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Stratum title: the manna of property title

In Hebrew, manna means “what is it?”  Many have referred to a parent or spouse’s experimental cookery in this way or thought this after looking at a drawing their child had proudly presented to them.  Similarly, many see stratum and think, “What is it?”

Stratum title is common in modern developments, especially mixed use developments.  It is often confused for strata title and is misunderstood by the general populace and legal practitioners alike.  In this series of articles, we will look at what stratum title is, some practical issues that have arisen from a lack of understanding or knowledge of stratum title, the identity problem that exists in stratum title and practical solutions for resolving this long-standing issue.

In this first article, we will look at what stratum title is.  Most people are familiar with the typical subdivision where land is subdivided into smaller parcels on the horizontal plane (see Figure 1).

Where a subdivision creates lots in the air space above a lot, it is referred to as a stratum subdivision.  Stratum lots are used to differentiate use areas within a building.

Figure 2 shows a hypothetical building where a stratum subdivision has created three additional level in the air space above the original lot (Lot 56 in Deposited Plan 67215).  The building contains a residential strata scheme on level 3, a retail strata scheme on the ground level and two commercial stratum lots on levels 1 and 2.  The common areas for all lots are the foyer and lift, which services all levels of the building.  The foyer and lift are shared facilities.  Lots 2 and 3 are stratum lots as those lots have not been further subdivided.  The stratum lots on the ground floor and level 3 have been further subdivided into strata plans.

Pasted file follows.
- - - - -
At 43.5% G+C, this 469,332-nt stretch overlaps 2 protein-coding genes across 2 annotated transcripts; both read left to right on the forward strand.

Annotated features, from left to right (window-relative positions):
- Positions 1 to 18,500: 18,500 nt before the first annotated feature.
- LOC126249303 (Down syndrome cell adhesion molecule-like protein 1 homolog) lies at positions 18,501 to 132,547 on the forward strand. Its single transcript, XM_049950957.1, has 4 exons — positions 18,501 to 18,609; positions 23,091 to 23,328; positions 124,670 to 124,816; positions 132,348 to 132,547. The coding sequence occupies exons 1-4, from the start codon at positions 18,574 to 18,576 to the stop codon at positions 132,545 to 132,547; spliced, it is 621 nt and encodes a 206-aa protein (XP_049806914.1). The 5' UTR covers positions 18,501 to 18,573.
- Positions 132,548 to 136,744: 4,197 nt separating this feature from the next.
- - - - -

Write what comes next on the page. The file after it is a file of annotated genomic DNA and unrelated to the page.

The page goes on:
The facilities that are shared amongst some or all lots in stratum subdivision are the responsibility of all owners of the lots in the subdivision.  Unlike strata titled buildings, which are governed by specific legislation, stratum subdivisions are governed by a strata management statement (SMS).

The SMS may detail:

  • the lots that comprise the stratum subdivision and who the members of the development are;
  • who can be on the Building Management Committee and the responsibilities of the Building Management Committee;
  • the manner in which the contributions are to be raised, the rate of interest to be charged in the event of non-payment of contributions and how unpaid contributions are to be recovered;
  • the mechanism by which disputes are to be resolved; and
  • the percentage of the shared facilities that each lot owner is responsible for (schedule).

If the stratum subdivision is a staged development, the SMS may make provision for changes to the schedule.

This is an overview only of what stratum title is.  In future articles, we will look at some of common issues, such as contracting with third parties, recovering debts (from a BMC and by a BMC), and what can happen if a Building Management Committee becomes dysfunctional.


Nancy Torry

Solicitor, Property and Litigation